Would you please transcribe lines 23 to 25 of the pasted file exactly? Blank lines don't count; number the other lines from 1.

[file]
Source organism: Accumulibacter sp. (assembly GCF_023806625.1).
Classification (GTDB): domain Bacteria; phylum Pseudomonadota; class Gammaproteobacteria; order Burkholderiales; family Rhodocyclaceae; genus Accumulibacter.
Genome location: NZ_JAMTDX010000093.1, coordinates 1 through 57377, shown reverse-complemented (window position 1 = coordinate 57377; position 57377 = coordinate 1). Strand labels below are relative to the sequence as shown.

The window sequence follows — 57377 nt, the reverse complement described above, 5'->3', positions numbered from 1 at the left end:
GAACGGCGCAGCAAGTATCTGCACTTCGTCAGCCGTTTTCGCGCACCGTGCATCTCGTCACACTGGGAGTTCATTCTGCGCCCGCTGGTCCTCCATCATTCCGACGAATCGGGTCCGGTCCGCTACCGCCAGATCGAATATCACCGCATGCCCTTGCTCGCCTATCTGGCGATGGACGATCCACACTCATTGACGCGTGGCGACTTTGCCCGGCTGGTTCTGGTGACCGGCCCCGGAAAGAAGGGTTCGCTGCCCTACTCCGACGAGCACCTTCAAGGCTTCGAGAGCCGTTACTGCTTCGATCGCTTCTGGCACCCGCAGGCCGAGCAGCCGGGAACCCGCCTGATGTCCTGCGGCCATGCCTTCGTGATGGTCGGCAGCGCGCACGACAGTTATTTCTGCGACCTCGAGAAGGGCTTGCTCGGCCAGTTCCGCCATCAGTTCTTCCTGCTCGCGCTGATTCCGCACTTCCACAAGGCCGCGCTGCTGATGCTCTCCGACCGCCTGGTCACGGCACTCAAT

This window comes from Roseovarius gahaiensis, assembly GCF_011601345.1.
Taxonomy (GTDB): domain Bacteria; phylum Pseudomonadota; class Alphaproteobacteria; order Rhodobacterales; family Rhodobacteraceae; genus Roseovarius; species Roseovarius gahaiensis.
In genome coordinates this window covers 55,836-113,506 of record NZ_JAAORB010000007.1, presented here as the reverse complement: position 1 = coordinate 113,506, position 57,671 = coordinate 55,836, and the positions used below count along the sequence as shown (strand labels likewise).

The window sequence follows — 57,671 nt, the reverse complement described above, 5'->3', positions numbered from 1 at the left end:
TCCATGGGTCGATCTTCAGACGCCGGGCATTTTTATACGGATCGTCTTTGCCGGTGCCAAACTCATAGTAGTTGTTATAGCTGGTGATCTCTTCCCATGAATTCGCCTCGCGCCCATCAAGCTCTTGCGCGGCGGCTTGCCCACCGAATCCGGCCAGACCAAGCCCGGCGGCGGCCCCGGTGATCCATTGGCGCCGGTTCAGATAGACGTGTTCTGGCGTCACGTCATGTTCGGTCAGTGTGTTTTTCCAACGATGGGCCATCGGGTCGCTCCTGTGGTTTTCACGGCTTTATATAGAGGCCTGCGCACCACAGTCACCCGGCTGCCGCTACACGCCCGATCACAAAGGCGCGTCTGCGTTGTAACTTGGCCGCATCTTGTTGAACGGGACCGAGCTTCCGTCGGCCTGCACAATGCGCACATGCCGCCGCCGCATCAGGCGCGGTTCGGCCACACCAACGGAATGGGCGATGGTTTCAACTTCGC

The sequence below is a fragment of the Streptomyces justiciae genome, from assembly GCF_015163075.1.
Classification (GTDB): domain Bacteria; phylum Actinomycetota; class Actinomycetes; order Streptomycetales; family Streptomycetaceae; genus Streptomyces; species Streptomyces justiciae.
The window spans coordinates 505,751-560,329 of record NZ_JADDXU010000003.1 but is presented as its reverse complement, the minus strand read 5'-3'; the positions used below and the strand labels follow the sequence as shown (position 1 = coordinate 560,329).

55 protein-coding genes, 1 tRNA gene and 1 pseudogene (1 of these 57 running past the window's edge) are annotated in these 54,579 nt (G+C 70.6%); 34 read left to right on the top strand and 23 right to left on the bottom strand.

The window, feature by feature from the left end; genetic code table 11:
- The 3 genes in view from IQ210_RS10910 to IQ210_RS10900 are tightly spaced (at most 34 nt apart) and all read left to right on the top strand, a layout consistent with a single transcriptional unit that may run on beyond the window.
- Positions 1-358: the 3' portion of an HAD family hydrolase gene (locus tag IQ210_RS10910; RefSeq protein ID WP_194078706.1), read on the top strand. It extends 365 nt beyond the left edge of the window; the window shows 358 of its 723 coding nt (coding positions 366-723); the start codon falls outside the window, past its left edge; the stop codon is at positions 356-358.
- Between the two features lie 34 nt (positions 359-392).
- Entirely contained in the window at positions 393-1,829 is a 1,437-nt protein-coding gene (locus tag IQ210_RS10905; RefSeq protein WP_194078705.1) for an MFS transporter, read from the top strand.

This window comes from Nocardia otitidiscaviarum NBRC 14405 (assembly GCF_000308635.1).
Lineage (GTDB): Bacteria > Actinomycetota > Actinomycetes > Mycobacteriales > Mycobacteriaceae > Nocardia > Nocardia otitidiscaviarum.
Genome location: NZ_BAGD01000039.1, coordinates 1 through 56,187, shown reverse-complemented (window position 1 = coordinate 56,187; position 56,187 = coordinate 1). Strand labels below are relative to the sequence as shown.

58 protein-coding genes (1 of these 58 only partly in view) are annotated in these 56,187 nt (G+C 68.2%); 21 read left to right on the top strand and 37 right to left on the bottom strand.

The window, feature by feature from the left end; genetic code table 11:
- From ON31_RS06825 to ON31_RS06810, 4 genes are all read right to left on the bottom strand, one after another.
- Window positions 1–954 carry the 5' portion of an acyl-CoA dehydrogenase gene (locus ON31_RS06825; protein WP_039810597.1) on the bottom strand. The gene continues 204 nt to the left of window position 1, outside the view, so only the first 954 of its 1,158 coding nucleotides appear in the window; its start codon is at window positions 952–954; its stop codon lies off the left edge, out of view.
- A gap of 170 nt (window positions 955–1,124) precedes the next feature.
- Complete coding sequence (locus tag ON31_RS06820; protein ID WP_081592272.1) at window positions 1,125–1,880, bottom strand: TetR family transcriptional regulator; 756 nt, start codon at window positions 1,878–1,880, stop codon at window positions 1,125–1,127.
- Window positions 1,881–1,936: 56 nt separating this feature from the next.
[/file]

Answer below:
58 protein-coding genes (1 of these 58 only partly in view) are annotated in these 56,187 nt (G+C 68.2%); 21 read left to right on the top strand and 37 right to left on the bottom strand.

The window, feature by feature from the left end; genetic code table 11:
- From ON31_RS06825 to ON31_RS06810, 4 genes are all read right to left on the bottom strand, one after another.